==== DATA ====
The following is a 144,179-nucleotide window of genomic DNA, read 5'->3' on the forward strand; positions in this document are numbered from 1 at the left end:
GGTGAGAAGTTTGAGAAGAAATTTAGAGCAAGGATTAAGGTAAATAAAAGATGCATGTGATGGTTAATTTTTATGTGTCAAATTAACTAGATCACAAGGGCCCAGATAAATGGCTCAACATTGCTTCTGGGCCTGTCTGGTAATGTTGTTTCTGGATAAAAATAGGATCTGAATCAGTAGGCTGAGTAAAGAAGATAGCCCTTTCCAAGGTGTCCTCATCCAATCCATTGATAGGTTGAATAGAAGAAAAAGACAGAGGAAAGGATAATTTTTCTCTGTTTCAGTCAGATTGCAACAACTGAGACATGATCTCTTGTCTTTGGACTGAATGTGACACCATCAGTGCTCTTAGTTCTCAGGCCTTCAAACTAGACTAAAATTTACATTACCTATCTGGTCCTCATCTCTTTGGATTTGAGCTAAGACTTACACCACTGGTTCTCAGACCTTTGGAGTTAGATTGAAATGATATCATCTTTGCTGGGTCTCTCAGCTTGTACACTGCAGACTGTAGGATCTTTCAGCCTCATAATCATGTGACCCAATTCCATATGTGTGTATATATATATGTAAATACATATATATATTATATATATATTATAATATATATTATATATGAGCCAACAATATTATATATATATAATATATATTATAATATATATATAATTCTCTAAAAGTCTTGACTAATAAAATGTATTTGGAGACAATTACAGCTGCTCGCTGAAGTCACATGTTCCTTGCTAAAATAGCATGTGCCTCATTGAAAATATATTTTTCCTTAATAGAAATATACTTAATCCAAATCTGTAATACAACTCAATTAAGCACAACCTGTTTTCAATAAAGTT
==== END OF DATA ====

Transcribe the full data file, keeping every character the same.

The following is a 144,179-nucleotide window of genomic DNA, read 5'->3' on the forward strand; positions in this document are numbered from 1 at the left end:
GGTGAGAAGTTTGAGAAGAAATTTAGAGCAAGGATTAAGGTAAATAAAAGATGCATGTGATGGTTAATTTTTATGTGTCAAATTAACTAGATCACAAGGGCCCAGATAAATGGCTCAACATTGCTTCTGGGCCTGTCTGGTAATGTTGTTTCTGGATAAAAATAGGATCTGAATCAGTAGGCTGAGTAAAGAAGATAGCCCTTTCCAAGGTGTCCTCATCCAATCCATTGATAGGTTGAATAGAAGAAAAAGACAGAGGAAAGGATAATTTTTCTCTGTTTCAGTCAGATTGCAACAACTGAGACATGATCTCTTGTCTTTGGACTGAATGTGACACCATCAGTGCTCTTAGTTCTCAGGCCTTCAAACTAGACTAAAATTTACATTACCTATCTGGTCCTCATCTCTTTGGATTTGAGCTAAGACTTACACCACTGGTTCTCAGACCTTTGGAGTTAGATTGAAATGATATCATCTTTGCTGGGTCTCTCAGCTTGTACACTGCAGACTGTAGGATCTTTCAGCCTCATAATCATGTGACCCAATTCCATATGTGTGTATATATATATGTAAATACATATATATATTATATATATATTATAATATATATTATATATGAGCCAACAATATTATATATATATAATATATATTATAATATATATATAATTCTCTAAAAGTCTTGACTAATAAAATGTATTTGGAGACAATTACAGCTGCTCGCTGAAGTCACATGTTCCTTGCTAAAATAGCATGTGCCTCATTGAAAATATATTTTTCCTTAATAGAAATATACTTAATCCAAATCTGTAATACAACTCAATTAAGCACAACCTGTTTTCAATAAAGTT